I think people who used to be residents of Hong Kong can’t help but feel for the residents there now. They inspire me. They have courage. It’s not easy when you’re facing the guns of police and tear gas on a daily basis. They didn’t have to, but they went out to the streets to demonstrate. I think the election on Nov. 24 really showed that democracy works, which is also inspiring to a lot of people around the globe.
How do you view Madison?
It’s a lovely city. I’ve lived in quite a few cities: Montreal and cities in Tennessee, Minnesota and California. What I like about Madison is that it’s a university town. Invariably in my experience, a university really helps the city to acquire the character, students, scientists from overseas, or people from overseas to come here for training. That has an effect on the restaurants and markets. To me, diversity is a good thing to have.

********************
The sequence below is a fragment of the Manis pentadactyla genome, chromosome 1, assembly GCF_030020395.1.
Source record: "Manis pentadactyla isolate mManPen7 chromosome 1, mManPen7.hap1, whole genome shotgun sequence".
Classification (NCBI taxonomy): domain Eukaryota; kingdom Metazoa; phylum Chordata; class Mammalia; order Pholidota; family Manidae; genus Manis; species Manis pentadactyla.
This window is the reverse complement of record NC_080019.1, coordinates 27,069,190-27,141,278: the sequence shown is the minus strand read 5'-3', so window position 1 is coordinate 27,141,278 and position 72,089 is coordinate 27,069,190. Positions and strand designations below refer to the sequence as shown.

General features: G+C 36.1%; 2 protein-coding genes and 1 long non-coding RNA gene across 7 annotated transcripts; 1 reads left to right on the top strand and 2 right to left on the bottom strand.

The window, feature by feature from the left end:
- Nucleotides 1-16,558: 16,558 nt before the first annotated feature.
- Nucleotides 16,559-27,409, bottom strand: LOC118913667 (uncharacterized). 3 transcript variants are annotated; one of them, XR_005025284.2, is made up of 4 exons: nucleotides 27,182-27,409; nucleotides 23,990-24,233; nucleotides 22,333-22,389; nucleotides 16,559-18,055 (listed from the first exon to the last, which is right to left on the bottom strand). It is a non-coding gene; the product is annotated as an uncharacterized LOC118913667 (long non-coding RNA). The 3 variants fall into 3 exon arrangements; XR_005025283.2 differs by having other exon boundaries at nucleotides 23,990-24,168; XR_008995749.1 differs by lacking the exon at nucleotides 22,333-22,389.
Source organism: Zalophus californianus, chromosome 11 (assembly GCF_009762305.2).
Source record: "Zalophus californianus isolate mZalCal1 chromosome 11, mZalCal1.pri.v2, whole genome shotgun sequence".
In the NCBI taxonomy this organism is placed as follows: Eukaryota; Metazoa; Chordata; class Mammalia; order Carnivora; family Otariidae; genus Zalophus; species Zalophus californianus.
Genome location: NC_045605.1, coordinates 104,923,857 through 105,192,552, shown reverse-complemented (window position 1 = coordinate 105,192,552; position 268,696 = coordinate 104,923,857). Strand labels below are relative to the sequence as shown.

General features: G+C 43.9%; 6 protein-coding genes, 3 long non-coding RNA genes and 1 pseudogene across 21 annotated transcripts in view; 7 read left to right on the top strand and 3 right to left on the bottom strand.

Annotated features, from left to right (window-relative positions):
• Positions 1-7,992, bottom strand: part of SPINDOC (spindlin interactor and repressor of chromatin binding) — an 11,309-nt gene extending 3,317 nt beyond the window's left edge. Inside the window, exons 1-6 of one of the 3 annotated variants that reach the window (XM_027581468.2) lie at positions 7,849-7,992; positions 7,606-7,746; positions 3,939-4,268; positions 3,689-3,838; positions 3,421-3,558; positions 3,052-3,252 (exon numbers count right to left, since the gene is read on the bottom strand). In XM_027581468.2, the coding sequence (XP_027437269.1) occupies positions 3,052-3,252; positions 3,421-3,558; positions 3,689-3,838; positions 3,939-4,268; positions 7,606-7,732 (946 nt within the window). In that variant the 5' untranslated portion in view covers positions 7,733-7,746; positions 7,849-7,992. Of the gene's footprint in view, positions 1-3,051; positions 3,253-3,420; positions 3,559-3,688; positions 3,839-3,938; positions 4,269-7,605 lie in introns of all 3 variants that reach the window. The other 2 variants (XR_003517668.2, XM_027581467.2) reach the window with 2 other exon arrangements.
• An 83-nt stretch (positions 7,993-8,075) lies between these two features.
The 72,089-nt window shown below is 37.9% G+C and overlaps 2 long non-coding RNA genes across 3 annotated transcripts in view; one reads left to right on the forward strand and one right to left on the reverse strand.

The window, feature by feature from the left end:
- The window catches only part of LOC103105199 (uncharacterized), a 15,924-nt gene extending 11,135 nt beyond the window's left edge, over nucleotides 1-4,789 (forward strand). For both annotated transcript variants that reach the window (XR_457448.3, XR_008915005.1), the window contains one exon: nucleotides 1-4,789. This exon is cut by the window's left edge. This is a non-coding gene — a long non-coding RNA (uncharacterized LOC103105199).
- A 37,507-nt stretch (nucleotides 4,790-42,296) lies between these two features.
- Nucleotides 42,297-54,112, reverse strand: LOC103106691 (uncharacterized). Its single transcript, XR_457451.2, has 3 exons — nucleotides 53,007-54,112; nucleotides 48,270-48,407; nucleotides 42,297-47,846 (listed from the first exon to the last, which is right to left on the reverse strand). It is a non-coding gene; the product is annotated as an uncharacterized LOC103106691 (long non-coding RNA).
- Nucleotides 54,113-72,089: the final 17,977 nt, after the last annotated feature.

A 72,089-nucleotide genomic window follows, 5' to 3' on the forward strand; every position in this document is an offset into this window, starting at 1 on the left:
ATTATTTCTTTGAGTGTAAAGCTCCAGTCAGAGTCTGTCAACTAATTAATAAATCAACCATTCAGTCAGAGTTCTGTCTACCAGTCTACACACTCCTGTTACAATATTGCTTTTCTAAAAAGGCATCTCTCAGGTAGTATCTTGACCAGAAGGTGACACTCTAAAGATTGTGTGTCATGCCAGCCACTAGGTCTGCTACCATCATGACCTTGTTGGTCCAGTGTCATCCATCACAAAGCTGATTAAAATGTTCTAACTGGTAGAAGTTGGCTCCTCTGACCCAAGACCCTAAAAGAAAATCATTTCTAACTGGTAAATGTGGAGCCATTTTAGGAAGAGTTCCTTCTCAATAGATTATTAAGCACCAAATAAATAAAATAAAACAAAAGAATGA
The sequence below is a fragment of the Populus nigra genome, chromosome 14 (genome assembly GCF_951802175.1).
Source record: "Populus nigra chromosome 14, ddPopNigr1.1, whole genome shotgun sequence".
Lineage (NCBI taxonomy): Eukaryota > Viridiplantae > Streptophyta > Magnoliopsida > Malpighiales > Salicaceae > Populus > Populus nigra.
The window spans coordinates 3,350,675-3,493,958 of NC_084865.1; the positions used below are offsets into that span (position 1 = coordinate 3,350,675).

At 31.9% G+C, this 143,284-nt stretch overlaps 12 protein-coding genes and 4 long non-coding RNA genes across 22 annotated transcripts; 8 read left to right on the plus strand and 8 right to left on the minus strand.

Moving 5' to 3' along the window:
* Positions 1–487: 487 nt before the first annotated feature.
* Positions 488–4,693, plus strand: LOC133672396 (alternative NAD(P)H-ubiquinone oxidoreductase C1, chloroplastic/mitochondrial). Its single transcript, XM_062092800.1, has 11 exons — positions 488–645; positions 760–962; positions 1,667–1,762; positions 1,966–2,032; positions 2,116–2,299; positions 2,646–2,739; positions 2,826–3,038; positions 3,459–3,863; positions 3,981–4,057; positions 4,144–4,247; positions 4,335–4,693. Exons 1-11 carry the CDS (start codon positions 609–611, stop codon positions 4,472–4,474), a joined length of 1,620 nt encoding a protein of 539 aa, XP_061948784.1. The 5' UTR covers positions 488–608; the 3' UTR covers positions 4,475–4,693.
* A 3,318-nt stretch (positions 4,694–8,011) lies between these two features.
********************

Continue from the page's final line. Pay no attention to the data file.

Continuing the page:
You had a long career in the biomedical industry. What made you decide to switch to working with executives?